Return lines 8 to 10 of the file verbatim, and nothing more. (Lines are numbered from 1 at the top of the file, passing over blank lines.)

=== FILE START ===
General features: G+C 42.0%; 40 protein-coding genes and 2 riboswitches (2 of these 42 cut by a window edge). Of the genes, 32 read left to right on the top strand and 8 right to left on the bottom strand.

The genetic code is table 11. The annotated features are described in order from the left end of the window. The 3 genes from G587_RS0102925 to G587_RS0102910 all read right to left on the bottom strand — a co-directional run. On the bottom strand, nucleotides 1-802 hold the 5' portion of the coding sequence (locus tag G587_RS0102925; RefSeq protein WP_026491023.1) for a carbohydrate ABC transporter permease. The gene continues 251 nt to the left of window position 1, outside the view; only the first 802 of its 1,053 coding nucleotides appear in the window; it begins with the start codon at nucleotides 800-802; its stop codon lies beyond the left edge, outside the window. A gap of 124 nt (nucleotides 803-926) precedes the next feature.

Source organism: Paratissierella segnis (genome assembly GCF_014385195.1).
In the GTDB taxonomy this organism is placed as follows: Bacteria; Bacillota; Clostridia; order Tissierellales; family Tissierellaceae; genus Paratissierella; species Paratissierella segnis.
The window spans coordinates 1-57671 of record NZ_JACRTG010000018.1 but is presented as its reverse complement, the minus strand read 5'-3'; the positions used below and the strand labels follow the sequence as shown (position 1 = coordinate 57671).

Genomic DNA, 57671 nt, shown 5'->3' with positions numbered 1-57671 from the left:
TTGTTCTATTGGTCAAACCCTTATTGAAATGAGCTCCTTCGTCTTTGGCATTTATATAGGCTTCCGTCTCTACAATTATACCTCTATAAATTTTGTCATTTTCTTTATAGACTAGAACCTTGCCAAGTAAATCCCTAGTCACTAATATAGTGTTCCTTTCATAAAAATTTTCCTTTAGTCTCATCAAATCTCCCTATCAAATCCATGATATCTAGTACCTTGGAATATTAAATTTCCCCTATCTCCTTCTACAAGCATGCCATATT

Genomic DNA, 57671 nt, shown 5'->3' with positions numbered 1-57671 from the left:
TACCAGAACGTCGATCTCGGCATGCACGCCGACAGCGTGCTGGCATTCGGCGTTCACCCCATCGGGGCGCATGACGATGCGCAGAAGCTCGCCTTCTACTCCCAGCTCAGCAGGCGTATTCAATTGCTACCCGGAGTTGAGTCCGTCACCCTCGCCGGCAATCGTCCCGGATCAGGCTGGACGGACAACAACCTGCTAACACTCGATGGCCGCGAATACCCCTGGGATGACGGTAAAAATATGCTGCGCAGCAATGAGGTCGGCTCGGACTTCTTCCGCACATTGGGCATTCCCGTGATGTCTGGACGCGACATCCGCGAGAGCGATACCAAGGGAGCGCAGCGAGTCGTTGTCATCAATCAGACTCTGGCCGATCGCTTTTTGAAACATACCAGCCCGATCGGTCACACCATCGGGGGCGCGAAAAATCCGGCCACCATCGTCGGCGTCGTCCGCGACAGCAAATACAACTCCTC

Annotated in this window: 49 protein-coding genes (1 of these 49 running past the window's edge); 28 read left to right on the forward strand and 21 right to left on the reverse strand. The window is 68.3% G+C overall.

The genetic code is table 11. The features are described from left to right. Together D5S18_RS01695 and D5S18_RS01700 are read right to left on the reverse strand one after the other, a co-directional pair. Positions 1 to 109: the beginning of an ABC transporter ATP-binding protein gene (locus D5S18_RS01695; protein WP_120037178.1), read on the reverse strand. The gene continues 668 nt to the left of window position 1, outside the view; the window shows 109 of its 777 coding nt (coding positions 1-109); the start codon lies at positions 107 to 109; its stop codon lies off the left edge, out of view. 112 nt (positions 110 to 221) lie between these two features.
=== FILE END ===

Genomic DNA, 57671 nt, shown 5'->3' with positions numbered 1-57671 from the left:
TACCAGAACGTCGATCTCGGCATGCACGCCGACAGCGTGCTGGCATTCGGCGTTCACCCCATCGGGGCGCATGACGATGCGCAGAAGCTCGCCTTCTACTCCCAGCTCAGCAGGCGTATTCAATTGCTACCCGGAGTTGAGTCCGTCACCCTCGCCGGCAATCGTCCCGGATCAGGCTGGACGGACAACAACCTGCTAACACTCGATGGCCGCGAATACCCCTGGGATGACGGTAAAAATATGCTGCGCAGCAATGAGGTCGGCTCGGACTTCTTCCGCACATTGGGCATTCCCGTGATGTCTGGACGCGACATCCGCGAGAGCGATACCAAGGGAGCGCAGCGAGTCGTTGTCATCAATCAGACTCTGGCCGATCGCTTTTTGAAACATACCAGCCCGATCGGTCACACCATCGGGGGCGCGAAAAATCCGGCCACCATCGTCGGCGTCGTCCGCGACAGCAAATACAACTCCTC

Annotated in this window: 49 protein-coding genes (1 of these 49 running past the window's edge); 28 read left to right on the forward strand and 21 right to left on the reverse strand. The window is 68.3% G+C overall.